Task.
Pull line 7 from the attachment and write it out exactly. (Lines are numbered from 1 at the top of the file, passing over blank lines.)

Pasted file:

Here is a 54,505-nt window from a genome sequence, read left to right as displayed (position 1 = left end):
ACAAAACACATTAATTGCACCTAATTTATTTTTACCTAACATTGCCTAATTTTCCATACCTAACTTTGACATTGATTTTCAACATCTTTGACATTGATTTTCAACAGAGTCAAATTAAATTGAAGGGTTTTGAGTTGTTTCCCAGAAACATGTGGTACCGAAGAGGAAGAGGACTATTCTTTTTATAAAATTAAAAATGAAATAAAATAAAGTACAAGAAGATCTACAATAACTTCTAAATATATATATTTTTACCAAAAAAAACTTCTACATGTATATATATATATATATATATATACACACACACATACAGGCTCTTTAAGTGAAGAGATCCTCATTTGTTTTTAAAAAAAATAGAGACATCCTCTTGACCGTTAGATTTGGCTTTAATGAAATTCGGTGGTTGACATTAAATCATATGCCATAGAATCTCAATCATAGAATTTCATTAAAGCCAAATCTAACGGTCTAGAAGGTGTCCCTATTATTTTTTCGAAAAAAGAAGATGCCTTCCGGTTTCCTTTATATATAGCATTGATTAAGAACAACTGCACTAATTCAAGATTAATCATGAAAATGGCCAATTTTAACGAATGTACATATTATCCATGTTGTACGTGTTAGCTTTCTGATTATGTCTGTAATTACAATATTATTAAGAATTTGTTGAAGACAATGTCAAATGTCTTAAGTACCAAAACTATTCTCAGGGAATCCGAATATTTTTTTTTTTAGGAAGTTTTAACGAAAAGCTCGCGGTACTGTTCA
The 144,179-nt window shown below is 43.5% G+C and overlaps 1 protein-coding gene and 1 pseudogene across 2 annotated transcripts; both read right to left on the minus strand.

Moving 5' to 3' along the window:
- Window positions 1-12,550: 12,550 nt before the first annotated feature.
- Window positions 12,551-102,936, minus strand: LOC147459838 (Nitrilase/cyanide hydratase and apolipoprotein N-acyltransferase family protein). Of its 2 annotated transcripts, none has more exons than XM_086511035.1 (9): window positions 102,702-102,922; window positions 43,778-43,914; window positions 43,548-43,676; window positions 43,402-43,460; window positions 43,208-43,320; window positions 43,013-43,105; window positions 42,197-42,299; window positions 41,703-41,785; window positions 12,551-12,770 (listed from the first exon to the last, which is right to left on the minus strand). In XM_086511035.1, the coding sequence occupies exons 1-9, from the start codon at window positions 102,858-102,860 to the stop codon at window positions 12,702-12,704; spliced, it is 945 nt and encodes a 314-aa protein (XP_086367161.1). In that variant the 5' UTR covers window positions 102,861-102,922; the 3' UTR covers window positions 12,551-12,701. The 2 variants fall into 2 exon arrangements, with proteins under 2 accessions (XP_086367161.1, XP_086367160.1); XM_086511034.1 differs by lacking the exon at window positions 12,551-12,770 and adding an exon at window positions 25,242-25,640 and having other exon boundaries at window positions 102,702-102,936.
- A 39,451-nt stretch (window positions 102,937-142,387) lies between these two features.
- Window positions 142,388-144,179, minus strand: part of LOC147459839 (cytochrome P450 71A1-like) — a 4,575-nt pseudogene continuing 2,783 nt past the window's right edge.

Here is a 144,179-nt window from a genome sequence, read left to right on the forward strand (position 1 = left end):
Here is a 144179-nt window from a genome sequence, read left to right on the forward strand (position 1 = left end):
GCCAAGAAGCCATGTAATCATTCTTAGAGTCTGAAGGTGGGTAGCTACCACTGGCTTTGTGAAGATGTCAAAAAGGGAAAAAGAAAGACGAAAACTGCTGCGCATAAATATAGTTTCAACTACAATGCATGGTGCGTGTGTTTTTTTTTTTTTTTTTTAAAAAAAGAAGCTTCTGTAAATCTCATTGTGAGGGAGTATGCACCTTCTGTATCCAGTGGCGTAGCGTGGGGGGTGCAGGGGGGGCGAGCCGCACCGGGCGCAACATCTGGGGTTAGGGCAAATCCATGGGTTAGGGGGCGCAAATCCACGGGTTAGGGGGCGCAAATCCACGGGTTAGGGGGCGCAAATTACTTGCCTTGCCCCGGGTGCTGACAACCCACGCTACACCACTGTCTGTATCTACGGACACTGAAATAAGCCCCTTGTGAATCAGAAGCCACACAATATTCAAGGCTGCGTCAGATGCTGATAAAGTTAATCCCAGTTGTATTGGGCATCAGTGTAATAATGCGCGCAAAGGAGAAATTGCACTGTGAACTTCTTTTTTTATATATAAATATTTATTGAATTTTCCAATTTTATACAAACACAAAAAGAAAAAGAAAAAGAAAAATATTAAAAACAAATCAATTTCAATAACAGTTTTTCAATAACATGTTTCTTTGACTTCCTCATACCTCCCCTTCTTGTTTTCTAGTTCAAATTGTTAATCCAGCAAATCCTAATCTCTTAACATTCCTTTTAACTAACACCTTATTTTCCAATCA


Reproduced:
- A 39,451-nt stretch (window positions 102,937-142,387) lies between these two features.